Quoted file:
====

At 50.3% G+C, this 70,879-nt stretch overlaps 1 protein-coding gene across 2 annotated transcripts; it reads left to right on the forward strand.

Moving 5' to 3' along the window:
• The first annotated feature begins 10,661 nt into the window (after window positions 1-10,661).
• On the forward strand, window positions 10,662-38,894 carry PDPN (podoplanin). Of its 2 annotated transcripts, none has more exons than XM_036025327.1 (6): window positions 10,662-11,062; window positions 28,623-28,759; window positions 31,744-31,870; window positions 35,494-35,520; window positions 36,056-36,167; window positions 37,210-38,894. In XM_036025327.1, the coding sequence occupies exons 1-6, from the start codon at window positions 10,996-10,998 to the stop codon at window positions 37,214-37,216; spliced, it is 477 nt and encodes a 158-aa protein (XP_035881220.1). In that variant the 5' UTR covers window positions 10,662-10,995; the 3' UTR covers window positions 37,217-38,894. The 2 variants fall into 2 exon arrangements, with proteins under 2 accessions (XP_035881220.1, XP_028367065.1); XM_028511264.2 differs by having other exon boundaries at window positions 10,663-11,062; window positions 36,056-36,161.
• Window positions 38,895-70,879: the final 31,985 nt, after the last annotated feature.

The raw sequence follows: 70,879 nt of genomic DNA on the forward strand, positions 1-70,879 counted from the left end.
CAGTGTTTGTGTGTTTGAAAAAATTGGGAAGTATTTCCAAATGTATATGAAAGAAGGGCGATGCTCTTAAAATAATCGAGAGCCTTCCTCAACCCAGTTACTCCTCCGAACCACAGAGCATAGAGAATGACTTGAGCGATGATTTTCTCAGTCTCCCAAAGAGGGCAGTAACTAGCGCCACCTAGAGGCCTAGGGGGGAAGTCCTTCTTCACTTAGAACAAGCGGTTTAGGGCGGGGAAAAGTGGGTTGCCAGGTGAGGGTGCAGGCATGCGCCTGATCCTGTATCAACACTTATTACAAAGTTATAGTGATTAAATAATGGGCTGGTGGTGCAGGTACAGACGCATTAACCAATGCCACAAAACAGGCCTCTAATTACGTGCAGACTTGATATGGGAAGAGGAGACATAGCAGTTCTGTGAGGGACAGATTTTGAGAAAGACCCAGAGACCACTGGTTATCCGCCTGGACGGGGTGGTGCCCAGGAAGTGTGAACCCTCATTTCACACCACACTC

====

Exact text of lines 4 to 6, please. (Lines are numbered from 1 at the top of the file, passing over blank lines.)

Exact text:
• On the forward strand, window positions 10,662-38,894 carry PDPN (podoplanin). Of its 2 annotated transcripts, none has more exons than XM_036025327.1 (6): window positions 10,662-11,062; window positions 28,623-28,759; window positions 31,744-31,870; window positions 35,494-35,520; window positions 36,056-36,167; window positions 37,210-38,894. In XM_036025327.1, the coding sequence occupies exons 1-6, from the start codon at window positions 10,996-10,998 to the stop codon at window positions 37,214-37,216; spliced, it is 477 nt and encodes a 158-aa protein (XP_035881220.1). In that variant the 5' UTR covers window positions 10,662-10,995; the 3' UTR covers window positions 37,217-38,894. The 2 variants fall into 2 exon arrangements, with proteins under 2 accessions (XP_035881220.1, XP_028367065.1); XM_028511264.2 differs by having other exon boundaries at window positions 10,663-11,062; window positions 36,056-36,161.
• Window positions 38,895-70,879: the final 31,985 nt, after the last annotated feature.

The raw sequence follows: 70,879 nt of genomic DNA on the forward strand, positions 1-70,879 counted from the left end.